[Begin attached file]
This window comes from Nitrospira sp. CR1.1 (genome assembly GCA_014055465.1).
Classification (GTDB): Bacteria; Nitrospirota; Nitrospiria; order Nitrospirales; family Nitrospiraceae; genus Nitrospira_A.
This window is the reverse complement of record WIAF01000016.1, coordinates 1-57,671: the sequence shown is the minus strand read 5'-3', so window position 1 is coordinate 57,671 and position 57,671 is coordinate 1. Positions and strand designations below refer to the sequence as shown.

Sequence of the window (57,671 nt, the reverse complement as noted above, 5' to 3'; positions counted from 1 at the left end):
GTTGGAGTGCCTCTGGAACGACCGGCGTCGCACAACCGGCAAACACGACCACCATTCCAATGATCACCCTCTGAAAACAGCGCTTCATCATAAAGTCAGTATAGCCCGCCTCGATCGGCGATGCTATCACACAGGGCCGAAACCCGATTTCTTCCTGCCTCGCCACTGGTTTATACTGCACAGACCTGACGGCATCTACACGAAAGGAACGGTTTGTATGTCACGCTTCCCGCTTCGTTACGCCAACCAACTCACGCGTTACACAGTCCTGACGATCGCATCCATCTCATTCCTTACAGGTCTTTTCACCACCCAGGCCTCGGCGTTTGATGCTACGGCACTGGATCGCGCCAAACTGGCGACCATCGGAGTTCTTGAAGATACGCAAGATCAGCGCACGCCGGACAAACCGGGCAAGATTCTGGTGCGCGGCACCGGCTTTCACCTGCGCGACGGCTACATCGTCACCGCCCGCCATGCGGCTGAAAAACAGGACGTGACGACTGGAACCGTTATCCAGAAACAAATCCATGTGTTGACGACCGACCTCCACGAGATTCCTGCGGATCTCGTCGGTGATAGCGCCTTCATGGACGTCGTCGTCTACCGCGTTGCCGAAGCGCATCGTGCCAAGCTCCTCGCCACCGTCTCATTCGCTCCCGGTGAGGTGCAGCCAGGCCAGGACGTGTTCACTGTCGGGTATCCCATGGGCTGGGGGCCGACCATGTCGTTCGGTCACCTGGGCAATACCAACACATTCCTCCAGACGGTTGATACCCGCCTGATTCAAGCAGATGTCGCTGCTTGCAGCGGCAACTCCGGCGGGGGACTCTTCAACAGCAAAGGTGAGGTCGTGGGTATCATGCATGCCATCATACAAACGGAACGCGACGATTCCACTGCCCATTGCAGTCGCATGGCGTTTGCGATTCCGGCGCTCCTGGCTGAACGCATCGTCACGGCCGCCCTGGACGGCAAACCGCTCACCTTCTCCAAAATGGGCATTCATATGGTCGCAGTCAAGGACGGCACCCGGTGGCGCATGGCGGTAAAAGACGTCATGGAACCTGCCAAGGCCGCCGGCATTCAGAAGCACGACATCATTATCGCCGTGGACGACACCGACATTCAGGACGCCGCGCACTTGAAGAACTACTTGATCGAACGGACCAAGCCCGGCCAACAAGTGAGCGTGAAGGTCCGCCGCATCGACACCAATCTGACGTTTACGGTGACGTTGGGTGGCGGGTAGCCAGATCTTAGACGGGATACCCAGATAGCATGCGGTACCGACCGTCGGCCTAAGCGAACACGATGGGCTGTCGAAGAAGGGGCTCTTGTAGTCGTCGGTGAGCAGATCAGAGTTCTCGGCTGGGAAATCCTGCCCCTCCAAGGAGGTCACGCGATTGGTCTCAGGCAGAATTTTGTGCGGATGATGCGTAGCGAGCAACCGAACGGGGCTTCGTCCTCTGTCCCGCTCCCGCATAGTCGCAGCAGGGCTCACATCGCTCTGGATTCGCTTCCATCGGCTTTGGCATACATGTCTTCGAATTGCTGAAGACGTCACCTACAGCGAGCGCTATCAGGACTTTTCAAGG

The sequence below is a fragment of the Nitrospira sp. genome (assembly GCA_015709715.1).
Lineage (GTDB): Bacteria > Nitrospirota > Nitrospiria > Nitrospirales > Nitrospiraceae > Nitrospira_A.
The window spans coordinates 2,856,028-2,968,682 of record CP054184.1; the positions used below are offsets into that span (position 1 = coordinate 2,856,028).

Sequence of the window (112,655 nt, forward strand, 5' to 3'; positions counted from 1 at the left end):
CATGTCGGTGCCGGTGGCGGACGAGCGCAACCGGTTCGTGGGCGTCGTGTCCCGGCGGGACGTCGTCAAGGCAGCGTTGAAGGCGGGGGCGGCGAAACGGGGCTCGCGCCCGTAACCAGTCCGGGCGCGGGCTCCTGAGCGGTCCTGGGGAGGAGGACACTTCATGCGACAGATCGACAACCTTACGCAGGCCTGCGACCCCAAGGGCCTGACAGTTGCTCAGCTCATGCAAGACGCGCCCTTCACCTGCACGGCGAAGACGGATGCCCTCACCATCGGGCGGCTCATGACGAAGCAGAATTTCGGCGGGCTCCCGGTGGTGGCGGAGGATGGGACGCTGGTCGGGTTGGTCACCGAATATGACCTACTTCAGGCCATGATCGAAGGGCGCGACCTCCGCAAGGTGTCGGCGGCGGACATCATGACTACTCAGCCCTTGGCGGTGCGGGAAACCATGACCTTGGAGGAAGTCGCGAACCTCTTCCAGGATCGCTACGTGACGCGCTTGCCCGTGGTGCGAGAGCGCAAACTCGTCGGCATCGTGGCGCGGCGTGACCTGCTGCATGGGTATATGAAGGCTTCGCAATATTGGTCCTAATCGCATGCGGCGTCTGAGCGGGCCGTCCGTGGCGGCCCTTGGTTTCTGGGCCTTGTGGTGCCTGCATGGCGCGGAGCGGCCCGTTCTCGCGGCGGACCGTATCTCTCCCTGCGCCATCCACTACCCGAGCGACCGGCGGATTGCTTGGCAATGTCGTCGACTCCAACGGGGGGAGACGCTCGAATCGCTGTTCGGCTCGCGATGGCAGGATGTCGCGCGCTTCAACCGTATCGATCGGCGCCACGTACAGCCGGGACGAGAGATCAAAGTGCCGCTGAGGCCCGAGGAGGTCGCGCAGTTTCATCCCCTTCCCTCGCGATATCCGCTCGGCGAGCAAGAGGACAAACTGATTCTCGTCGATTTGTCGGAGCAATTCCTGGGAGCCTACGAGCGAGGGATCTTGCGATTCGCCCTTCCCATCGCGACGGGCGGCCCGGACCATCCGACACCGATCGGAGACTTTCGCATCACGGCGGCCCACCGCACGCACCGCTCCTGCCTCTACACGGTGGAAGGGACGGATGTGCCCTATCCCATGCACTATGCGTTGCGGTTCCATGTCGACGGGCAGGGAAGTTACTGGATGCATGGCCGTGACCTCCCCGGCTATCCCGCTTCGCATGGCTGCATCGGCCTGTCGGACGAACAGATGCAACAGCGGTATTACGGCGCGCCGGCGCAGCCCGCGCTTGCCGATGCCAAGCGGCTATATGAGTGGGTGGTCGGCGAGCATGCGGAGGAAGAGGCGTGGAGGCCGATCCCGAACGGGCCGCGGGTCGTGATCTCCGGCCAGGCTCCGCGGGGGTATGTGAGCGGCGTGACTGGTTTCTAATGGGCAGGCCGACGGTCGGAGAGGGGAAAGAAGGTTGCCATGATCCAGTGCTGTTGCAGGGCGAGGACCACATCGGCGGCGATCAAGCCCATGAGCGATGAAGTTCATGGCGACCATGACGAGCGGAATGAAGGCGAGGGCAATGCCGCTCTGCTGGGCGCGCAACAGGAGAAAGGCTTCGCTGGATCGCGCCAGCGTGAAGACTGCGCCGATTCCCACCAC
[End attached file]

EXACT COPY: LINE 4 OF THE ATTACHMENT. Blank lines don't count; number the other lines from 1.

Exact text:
Sequence of the window (57,671 nt, the reverse complement as noted above, 5' to 3'; positions counted from 1 at the left end):